A £5bn solar power plan, backed by a Jordanian prince, could provide the EU with a sixth of its electricity needs – and cut carbon emissions,
Europe is considering plans to spend more than £5bn on a string of giant solar power stations along the Mediterranean desert shores of northern Africa and the Middle East.
More than a hundred of the generators, each fitted with thousands of huge mirrors, would generate electricity to be transmitted by undersea cable to Europe and then distributed across the continent to European Union member nations, including Britain.
Billions of watts of power could be generated this way, enough to provide Europe with a sixth of its electricity needs and to allow it to make significant cuts in its carbon emissions. At the same time, the stations would be used as desalination plants to provide desert countries with desperately needed supplies of fresh water.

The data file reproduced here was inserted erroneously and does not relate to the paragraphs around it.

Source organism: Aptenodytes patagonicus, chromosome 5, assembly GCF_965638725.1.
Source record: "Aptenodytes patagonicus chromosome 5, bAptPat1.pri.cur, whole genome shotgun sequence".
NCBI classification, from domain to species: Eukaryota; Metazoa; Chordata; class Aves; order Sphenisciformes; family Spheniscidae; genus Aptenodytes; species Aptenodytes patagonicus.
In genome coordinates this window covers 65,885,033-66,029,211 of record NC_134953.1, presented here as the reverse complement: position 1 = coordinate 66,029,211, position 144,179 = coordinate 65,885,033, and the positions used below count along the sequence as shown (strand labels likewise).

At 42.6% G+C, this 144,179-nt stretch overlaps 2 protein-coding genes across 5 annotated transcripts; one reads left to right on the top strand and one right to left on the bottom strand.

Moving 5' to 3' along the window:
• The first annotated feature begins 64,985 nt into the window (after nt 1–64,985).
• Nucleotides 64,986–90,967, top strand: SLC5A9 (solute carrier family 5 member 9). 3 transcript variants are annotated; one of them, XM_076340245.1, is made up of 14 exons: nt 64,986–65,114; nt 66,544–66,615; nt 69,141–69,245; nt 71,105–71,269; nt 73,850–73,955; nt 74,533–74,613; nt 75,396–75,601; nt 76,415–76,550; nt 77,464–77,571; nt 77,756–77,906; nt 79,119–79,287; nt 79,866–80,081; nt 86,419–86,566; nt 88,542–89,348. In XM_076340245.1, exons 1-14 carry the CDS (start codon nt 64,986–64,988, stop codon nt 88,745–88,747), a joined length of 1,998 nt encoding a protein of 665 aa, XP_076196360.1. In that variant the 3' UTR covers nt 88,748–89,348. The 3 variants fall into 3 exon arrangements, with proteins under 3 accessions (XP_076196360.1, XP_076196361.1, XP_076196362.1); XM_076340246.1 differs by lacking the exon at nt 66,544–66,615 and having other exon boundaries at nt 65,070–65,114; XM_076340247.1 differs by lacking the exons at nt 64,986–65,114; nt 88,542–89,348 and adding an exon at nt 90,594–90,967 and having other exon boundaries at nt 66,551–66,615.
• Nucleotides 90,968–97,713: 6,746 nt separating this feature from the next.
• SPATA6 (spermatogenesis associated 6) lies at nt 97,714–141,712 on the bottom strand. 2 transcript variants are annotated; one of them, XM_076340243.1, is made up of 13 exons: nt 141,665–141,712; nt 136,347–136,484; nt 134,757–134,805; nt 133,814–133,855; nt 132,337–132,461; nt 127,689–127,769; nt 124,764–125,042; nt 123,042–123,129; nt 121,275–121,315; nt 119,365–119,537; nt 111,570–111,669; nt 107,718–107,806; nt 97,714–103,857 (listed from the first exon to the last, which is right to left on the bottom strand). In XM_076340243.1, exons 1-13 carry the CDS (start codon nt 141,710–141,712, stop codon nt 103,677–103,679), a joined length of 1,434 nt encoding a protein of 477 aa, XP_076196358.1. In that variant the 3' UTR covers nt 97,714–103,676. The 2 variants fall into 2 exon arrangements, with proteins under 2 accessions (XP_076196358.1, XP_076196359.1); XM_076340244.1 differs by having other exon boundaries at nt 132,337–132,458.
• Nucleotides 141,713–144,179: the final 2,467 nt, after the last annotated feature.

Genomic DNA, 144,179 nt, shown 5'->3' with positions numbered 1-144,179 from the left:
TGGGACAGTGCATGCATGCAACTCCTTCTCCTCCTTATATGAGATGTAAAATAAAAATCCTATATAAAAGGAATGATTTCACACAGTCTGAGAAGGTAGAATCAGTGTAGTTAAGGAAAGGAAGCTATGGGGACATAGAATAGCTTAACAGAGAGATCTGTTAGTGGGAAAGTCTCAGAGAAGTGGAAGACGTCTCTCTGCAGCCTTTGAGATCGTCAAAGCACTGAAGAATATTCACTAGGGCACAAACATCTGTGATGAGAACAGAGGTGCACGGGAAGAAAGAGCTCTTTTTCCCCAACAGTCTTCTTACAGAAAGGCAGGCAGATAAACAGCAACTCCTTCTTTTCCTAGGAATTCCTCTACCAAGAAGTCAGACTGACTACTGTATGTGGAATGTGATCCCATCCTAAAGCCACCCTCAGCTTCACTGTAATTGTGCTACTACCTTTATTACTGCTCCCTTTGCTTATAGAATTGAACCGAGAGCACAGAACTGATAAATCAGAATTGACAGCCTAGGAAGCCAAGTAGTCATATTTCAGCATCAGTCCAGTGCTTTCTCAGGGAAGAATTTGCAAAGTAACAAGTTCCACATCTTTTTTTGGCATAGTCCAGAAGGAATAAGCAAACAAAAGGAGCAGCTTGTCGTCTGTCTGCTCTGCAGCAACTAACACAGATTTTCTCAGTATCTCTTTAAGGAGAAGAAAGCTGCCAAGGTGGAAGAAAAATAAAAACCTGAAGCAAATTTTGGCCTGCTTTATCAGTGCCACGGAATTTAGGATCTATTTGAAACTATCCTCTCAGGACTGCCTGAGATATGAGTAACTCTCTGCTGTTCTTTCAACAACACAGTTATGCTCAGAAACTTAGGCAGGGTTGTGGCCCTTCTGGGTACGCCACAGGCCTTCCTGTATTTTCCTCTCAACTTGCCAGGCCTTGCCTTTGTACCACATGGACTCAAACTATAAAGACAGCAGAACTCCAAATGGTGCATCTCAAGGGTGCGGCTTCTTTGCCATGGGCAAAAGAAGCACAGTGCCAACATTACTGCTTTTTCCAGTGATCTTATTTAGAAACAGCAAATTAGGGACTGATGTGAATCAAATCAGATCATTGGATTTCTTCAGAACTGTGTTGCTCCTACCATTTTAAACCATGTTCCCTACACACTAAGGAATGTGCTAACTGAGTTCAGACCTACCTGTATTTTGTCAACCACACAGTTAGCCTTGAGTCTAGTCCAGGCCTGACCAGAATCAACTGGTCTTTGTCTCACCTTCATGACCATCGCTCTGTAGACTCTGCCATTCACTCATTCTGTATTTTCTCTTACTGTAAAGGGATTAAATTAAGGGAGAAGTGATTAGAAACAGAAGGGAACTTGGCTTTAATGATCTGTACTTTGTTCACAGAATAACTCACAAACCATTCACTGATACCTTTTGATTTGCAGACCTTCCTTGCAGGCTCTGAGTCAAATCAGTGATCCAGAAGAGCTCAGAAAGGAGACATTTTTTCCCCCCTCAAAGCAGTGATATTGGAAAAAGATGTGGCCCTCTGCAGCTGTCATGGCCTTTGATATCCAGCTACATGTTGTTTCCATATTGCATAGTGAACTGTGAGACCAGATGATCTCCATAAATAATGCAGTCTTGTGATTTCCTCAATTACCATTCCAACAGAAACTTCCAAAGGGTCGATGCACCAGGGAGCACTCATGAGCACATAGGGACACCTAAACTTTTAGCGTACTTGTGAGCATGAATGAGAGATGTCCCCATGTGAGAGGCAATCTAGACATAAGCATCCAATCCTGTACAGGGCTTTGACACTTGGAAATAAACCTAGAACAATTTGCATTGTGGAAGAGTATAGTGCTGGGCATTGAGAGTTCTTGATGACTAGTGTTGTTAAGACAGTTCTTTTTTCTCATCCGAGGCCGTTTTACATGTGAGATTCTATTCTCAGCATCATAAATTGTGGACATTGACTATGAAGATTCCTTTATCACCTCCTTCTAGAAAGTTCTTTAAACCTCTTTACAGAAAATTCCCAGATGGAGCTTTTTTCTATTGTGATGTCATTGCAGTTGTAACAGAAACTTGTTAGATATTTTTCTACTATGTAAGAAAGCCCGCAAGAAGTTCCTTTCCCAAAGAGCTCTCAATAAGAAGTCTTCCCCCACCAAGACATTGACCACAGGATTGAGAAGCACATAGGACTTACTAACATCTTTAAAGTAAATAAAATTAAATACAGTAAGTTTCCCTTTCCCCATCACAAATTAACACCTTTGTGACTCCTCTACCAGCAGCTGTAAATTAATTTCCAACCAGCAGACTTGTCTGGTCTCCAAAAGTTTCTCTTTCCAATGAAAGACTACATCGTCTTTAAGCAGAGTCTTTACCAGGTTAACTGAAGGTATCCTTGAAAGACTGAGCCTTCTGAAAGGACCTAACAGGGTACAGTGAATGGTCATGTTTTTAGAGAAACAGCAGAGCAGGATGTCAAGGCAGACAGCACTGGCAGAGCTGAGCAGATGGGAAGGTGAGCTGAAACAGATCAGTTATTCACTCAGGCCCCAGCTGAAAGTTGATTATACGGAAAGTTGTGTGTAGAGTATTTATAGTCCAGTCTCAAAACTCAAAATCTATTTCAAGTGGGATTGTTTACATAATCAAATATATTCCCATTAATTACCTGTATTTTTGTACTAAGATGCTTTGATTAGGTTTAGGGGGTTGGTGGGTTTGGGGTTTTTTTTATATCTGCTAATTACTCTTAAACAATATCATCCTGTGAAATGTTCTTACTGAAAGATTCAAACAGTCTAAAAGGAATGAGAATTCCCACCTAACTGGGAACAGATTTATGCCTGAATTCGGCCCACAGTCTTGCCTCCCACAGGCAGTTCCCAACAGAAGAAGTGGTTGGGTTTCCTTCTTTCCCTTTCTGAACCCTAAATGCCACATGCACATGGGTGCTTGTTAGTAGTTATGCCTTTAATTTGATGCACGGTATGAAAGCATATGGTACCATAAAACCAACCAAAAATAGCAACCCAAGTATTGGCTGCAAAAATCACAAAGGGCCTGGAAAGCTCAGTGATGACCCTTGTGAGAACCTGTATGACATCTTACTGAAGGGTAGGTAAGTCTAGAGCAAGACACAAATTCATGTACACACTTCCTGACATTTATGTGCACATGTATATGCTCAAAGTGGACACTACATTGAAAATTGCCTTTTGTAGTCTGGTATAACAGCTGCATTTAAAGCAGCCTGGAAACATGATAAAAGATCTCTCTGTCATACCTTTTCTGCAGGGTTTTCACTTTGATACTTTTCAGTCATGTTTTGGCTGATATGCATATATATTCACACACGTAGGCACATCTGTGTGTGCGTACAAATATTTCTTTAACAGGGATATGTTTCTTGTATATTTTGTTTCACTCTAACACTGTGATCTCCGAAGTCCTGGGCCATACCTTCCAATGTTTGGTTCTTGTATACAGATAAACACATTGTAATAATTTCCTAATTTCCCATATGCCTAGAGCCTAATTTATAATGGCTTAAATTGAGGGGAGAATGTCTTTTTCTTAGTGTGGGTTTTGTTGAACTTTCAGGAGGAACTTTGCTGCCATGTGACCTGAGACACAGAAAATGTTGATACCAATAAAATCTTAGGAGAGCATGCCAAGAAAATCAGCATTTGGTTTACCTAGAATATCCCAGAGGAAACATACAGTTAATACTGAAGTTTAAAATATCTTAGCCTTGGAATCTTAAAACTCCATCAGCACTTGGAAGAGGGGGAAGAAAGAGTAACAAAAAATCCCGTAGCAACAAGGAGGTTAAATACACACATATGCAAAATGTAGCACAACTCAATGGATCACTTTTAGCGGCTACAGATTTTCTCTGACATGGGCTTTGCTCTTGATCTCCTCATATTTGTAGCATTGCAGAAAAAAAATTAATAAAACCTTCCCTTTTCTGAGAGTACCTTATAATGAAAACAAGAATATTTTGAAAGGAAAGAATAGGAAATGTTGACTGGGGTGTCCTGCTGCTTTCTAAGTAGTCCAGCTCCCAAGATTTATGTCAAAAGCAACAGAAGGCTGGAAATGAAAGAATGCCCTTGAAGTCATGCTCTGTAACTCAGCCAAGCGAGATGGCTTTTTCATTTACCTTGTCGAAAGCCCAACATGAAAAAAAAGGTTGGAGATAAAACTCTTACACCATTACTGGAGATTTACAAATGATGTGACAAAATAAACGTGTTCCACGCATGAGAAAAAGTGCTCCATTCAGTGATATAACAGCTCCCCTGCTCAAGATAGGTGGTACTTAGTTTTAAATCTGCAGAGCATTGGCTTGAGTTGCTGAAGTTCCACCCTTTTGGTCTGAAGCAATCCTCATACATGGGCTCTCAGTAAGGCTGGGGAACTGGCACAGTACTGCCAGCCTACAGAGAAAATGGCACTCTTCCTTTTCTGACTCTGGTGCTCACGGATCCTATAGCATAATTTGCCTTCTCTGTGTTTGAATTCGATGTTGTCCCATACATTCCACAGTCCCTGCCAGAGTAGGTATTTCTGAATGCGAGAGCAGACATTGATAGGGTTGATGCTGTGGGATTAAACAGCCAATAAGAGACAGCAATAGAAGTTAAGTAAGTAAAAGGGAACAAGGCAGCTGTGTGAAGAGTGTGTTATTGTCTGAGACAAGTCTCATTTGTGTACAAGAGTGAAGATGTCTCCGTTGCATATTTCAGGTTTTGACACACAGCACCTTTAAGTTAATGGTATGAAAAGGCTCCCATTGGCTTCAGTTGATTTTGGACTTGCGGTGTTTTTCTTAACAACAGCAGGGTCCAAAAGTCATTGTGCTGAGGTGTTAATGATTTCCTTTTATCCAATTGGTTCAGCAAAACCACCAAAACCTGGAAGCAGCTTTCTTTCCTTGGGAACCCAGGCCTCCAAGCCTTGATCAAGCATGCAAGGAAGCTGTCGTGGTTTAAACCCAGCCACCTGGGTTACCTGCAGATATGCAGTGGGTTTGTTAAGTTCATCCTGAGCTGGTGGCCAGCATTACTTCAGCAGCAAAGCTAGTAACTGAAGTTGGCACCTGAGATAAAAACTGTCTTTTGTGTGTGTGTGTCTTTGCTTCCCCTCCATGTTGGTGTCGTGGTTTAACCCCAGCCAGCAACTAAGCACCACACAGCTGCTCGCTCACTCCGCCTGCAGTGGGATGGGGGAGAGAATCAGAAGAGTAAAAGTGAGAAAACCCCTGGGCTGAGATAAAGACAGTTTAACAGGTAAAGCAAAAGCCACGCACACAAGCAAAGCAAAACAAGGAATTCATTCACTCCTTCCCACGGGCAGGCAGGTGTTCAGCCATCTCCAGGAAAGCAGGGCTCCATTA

Last week Prince Hassan bin Talal of Jordan presented details of the scheme – named Desertec – to the European Parliament. ‘Countries with deserts, countries with high energy demand, and countries with technology competence must co-operate,’ he told MEPs.
The project has been developed by the Trans-Mediterranean Renewable Energy Corporation and is supported by engineers and politicians in Europe as well as Morocco, Algeria, Libya, Jordan and other nations in the Middle East and Africa.
Europe would provide initial funds for developing the solar technology that will be needed to run plants as well as money for constructing prototype stations. After that, banks and financial institutions, as well as national governments, would take over the construction programme, which could cost more than £200bn over the next 30 years.
original article via Guardian UK